SAGE is a graphics streaming architecture that enables users to interactively access, display and share a variety of data-intensive information, in a variety of resolutions and formats, from multiple sources, with the same ease that the Web affords for accessing lower-resolution objects today. This requires 21st-century “personal computers;” that is, tiled display walls driven by computer clusters and interconnected over multi-gigabit optical networks. In 2004, EVL built LambdaVision, an 11×5 tiled display wall with 105-Megapixel resolution, and began developing SAGE.
SAGE is cross-platform, open-source middleware that enables users worldwide to have a common operating environment, or framework, to access, stream and juxtapose data objects — whether digital cinema animations, high-resolution images, high-definition video-teleconferencing, presentation slides, documents, spreadsheets or laptop screens — on one or more tiled display walls. SAGE and tiled display walls are creating a global collaborative visualization environment that allows virtual teams of researchers to manage the scale and complexity of their data and work with one another.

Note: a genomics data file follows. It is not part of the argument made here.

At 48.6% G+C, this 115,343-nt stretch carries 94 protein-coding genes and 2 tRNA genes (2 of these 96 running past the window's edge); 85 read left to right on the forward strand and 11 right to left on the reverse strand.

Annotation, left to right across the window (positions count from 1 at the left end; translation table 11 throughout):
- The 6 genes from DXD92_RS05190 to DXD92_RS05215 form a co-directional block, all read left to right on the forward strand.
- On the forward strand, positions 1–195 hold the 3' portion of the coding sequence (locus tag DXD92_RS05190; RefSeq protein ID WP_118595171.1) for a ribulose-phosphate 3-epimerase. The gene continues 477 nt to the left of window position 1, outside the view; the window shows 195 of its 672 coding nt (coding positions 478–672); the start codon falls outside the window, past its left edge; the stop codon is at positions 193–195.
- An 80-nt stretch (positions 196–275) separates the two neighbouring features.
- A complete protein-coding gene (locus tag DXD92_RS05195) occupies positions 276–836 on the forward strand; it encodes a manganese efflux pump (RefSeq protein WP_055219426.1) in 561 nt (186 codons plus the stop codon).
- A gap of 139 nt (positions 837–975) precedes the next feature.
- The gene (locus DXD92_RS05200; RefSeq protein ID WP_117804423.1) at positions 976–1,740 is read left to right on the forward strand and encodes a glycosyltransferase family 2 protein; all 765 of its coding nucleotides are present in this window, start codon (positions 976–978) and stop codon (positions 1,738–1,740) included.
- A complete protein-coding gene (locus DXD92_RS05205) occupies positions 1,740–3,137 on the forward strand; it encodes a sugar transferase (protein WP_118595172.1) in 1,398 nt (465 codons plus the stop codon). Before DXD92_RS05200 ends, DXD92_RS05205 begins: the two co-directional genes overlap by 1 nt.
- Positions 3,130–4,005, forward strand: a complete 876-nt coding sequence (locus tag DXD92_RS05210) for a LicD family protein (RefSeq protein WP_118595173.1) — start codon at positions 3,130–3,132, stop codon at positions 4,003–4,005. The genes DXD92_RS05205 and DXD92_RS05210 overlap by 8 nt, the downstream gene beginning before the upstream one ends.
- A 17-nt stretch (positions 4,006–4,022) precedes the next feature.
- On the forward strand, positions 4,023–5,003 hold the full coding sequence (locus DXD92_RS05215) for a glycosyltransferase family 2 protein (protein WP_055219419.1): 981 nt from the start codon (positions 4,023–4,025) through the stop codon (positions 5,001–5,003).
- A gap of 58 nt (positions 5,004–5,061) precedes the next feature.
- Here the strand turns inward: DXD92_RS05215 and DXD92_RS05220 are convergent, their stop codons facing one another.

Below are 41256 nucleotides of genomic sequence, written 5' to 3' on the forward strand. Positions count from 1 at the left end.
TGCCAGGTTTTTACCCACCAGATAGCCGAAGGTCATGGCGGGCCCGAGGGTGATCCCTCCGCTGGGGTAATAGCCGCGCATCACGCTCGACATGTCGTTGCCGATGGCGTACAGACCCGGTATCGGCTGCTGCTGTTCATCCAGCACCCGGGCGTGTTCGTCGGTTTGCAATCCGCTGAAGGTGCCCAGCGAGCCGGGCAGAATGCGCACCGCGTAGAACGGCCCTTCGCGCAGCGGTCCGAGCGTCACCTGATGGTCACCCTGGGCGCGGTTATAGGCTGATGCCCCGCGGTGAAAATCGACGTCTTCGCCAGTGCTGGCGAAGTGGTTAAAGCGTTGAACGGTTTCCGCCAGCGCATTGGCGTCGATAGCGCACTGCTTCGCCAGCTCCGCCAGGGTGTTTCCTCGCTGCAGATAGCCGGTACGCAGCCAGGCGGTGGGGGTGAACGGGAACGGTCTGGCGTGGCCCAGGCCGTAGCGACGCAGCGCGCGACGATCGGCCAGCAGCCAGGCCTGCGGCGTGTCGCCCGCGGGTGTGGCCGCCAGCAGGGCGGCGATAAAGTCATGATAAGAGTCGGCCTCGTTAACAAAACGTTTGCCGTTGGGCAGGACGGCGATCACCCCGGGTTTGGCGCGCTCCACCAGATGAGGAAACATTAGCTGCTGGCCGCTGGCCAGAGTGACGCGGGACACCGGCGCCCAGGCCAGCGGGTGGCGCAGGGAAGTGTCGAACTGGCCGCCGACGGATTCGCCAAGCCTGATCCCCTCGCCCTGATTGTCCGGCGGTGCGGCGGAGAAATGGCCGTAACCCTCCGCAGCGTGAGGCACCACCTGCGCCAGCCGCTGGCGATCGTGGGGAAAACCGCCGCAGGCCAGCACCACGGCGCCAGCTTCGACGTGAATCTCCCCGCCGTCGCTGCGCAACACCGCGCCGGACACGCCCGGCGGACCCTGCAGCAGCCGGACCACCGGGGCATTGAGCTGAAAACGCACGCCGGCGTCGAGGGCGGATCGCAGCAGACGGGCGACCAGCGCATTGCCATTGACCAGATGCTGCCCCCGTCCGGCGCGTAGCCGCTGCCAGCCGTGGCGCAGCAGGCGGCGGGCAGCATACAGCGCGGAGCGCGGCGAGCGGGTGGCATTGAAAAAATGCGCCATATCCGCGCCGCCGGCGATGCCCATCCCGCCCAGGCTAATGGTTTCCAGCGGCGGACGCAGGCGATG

Today’s scientists tackle issues of global priority, such as the environment, geoscience, bioscience, disaster response, and the physical nature of the universe, to name a few. Scientists need the ability to view ultra-resolution images and/or create “cyber-mashups,” or juxtapositions of information – a critical component of data analysis – in order to gain more holistic views and insight regarding complex issues, and make more informed observations and discoveries. For example, geoscientists study aerial and satellite maps (e.g., 365K x 365K pixels) and neurobiologists study electron microscope images (e.g., 4K x 4K pixels).
In our vision of the future, as illustrated below, SAGE assumes that displays will be cheap enough to “wallpaper” entire rooms, and that the bandwidth needed to drive them will become even cheaper. Future situation rooms and research laboratories will have walls made of seamless ultra-high-resolution displays fed by data streamed over optical networks from distantly located visualization clusters, storage servers, and high-definition video cameras.